Cheap Steel Imports and Weak Demand Sink ArcelorMittal in India, Too

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It may be the world’s largest steel producer, but Lakshmi Mittal-led ArcelorMittal saw a decline in its businesses in India in 2014 for two main reasons: weak demand and cheap imports.

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The firm’s recently released annual report said ArcelorMittal and its subsidiaries rang in sales of $225 million from India. Once upon a time, in fact in 2010, ArcelorMittal’s Indian operations had netted $873 million, so that will give readers some perspective of the depth to which sales have plummeted.

It would not be an exaggeration to state that almost all of India’s major steel companies have stories similar to that of ArcelorMittal. Even the government-owned Steel Authority of India Ltd. (SAIL), which had posted a net profit for the October-December quarter 8.6% higher than the same period last year, had a similar lament.

In its Q2 results statement, the company said the turnover was impacted due to “challenging market conditions” and high imports, among other reasons.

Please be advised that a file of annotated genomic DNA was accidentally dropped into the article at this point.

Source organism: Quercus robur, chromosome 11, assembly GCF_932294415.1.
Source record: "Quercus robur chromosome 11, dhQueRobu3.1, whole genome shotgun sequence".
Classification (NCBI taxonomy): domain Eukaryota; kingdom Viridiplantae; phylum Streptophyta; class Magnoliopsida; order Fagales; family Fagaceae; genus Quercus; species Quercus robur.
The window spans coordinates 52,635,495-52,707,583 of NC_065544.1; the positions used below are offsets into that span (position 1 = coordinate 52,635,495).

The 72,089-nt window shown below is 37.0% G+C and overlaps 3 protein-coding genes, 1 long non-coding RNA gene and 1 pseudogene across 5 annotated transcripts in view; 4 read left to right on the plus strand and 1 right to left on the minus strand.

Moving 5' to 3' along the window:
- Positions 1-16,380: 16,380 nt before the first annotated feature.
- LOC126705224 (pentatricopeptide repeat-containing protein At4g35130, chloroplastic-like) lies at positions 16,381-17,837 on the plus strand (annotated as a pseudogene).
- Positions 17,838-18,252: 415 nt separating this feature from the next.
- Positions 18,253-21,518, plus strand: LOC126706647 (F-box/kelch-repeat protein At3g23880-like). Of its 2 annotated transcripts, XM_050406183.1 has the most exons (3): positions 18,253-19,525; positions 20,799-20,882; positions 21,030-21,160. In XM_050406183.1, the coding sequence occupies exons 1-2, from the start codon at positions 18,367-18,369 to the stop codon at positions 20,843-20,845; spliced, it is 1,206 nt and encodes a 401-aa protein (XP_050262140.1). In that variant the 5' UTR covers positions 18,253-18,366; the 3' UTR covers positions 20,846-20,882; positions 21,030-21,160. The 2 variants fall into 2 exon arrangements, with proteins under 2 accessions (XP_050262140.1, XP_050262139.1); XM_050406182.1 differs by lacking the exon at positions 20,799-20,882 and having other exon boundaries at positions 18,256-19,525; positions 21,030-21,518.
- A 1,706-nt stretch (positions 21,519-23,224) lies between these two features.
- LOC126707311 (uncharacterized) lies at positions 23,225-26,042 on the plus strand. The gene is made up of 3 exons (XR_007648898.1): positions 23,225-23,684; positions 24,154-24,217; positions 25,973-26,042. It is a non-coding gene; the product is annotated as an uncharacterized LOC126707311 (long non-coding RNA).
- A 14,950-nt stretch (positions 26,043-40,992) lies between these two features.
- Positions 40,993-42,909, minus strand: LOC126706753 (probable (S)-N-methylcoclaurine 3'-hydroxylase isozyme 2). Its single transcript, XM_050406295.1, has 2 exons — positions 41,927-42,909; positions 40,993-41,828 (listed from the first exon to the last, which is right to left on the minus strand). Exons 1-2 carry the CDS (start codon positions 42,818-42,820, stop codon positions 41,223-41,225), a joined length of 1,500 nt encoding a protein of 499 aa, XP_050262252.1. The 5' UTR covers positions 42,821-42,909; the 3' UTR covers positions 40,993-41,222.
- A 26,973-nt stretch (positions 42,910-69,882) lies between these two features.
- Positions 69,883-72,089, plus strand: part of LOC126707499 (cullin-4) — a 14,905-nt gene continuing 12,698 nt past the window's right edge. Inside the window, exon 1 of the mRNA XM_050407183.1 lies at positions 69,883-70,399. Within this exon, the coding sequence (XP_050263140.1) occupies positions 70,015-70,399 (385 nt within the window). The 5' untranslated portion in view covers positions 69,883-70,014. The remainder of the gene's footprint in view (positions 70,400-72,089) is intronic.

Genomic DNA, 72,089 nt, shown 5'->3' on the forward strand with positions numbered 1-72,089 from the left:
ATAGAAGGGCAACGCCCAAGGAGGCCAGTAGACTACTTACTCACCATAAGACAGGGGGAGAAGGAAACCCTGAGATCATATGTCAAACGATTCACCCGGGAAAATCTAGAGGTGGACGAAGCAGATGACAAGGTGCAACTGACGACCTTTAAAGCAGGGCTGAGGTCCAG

Rough SAILing

SAIL chairman C.S. Verma told the media here that the only way his company had circumvented these challenges was by bringing in initiatives to reduce energy consumption and optimize raw material utilization, as well as adopt state-of-the-art technologies.

It looks like these measures were not enough to save SAIL from Fitch Ratings. Fitch recently lowered the outlook for SAIL’s long-term foreign currency issuer default rating to negative. The crux of the matter lay in its commentary, where Fitch said continued weak steel demand growth in India, high steel imports or a further softening in global steel prices could derail SAIL’s efforts to modernize.

Same Story at Tata Steel

Another Indian steel behemoth, Tata Steel Ltd.’s Indian steel operations had a rough quarter again for almost the same reasons — sluggish demand, cheaper imports and higher raw material costs on account of mining stoppages. In the December quarter, Tata Steel’s consolidated sales declined over the preceding quarter by 6.1% on the back of a 3.1% decline in steel volume and weak steel price realizations. The only redeeming factor here was Tata’s European operations which turned in a substantial jump in profitability.

The author, Sohrab Darabshaw, contributes an Indian perspective on industrial metals markets to MetalMiner.

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